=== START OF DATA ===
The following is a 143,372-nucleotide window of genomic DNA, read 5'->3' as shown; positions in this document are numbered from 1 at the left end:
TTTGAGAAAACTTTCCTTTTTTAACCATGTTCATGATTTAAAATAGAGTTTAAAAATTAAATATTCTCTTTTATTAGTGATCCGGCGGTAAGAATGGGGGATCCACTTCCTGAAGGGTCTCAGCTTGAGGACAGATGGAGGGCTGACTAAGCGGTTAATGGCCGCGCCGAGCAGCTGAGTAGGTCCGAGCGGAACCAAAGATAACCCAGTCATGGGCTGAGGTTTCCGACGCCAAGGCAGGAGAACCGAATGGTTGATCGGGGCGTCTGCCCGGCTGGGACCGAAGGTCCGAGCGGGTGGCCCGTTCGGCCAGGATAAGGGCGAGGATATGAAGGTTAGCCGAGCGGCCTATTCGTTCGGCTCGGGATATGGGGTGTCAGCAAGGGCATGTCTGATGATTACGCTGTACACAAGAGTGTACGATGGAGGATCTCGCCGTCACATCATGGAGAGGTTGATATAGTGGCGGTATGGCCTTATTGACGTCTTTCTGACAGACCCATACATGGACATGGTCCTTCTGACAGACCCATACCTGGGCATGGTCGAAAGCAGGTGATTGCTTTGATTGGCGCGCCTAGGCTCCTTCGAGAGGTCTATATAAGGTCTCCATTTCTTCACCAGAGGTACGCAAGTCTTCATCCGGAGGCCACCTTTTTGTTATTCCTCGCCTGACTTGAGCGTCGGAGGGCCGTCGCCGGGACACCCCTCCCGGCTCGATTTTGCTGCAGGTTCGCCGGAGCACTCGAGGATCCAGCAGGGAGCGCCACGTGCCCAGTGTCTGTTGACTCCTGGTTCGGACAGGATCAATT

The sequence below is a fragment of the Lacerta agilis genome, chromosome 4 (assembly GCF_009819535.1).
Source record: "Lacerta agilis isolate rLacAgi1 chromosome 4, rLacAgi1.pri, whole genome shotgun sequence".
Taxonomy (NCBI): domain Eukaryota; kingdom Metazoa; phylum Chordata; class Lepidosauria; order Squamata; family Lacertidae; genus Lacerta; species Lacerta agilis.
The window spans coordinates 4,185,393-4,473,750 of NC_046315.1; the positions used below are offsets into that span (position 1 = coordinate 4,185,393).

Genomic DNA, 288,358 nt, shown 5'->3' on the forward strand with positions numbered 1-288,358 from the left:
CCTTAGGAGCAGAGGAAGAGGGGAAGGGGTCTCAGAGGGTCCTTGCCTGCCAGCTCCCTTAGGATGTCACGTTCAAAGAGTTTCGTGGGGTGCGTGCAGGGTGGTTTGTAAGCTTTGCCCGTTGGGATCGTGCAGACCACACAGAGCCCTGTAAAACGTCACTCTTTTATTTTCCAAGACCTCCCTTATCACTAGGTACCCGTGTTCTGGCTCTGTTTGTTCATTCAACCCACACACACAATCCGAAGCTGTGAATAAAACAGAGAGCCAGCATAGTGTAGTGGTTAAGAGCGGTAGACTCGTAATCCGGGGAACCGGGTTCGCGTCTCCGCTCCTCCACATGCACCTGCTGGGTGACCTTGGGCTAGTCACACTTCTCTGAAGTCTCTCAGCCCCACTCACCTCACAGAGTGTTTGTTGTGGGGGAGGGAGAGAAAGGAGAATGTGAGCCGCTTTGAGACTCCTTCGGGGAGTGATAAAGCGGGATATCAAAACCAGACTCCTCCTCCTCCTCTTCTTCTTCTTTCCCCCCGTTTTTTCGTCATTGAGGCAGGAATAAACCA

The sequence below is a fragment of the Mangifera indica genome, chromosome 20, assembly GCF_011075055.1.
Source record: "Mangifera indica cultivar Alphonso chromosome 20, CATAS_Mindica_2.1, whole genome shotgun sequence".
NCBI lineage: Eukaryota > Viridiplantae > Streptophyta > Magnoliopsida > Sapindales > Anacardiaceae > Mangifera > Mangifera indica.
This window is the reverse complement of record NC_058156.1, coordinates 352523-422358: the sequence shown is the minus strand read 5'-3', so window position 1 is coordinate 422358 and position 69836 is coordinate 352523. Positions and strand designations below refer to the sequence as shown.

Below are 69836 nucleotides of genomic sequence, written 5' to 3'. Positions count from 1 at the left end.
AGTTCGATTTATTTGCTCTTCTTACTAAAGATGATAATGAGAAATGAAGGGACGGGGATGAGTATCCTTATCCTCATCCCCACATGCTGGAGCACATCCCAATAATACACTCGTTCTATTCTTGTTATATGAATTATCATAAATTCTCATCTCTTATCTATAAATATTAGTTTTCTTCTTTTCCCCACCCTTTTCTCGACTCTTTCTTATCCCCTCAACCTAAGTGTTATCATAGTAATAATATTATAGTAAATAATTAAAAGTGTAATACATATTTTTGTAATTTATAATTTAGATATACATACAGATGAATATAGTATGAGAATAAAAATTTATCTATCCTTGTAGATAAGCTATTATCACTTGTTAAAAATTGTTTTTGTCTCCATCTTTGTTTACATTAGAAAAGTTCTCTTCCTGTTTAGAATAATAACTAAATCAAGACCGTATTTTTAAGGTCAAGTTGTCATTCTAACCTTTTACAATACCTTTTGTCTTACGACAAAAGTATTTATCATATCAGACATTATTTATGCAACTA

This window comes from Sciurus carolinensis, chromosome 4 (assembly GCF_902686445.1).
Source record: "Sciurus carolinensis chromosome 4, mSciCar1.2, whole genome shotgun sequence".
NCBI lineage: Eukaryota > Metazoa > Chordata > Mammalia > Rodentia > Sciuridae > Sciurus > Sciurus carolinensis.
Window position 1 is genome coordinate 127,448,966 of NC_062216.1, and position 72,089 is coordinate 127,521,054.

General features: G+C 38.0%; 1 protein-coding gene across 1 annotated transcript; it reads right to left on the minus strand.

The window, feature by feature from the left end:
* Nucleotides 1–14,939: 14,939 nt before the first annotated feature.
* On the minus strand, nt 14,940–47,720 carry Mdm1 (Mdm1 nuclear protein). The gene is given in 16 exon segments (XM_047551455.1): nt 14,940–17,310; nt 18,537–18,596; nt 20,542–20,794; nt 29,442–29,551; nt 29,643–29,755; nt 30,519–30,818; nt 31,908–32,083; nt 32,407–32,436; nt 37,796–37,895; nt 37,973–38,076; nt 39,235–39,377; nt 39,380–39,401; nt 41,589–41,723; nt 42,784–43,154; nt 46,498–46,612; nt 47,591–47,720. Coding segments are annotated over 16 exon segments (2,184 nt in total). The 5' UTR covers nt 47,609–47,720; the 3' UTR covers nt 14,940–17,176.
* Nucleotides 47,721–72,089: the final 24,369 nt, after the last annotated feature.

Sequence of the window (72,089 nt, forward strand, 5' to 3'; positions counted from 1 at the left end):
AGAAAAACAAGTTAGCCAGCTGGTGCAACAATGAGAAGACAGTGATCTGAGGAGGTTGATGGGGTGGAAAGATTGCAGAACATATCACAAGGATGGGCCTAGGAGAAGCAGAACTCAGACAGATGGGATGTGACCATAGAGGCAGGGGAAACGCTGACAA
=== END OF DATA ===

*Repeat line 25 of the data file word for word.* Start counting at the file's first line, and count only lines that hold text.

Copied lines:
AGAAAAACAAGTTAGCCAGCTGGTGCAACAATGAGAAGACAGTGATCTGAGGAGGTTGATGGGGTGGAAAGATTGCAGAACATATCACAAGGATGGGCCTAGGAGAAGCAGAACTCAGACAGATGGGATGTGACCATAGAGGCAGGGGAAACGCTGACAA